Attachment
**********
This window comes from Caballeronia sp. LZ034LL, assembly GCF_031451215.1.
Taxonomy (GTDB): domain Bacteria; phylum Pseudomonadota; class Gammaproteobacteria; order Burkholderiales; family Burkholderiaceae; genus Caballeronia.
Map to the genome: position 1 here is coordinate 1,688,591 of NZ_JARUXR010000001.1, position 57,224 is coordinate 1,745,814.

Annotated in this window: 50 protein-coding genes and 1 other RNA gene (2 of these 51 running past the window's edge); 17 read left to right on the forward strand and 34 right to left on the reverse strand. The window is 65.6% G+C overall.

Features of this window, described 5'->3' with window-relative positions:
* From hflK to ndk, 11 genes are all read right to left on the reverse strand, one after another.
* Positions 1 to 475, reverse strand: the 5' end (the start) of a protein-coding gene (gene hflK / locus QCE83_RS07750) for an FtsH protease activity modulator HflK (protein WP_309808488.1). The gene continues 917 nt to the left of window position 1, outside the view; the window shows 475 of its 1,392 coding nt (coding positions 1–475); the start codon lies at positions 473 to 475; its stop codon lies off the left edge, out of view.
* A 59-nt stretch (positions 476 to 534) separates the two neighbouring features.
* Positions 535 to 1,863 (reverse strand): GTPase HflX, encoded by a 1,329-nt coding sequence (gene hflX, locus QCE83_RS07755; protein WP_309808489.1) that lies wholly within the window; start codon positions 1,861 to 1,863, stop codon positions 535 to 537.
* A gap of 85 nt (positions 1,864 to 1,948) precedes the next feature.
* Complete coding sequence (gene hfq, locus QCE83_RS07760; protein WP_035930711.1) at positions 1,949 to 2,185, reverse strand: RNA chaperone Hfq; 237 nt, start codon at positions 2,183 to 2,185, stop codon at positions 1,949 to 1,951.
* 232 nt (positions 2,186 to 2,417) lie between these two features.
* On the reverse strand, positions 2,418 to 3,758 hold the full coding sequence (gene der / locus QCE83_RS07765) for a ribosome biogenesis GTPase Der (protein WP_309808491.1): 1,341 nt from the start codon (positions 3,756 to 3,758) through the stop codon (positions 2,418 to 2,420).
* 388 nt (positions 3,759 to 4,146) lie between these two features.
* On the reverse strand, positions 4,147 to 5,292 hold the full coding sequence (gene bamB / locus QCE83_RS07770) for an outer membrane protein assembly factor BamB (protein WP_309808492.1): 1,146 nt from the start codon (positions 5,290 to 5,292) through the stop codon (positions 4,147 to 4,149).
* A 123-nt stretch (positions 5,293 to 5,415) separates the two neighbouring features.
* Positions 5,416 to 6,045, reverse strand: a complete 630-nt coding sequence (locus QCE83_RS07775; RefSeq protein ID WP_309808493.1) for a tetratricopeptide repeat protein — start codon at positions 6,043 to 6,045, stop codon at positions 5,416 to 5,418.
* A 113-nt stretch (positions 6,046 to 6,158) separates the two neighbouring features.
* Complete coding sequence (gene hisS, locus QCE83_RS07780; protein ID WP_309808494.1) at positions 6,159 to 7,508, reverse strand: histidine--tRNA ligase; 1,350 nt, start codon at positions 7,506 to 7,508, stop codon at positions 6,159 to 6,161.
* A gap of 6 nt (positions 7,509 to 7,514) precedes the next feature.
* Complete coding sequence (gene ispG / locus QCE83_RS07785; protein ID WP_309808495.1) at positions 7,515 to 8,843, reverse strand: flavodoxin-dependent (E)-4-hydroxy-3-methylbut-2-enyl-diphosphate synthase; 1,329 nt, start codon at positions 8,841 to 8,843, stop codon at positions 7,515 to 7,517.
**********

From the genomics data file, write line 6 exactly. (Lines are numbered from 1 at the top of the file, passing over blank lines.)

* From hflK to ndk, 11 genes are all read right to left on the reverse strand, one after another.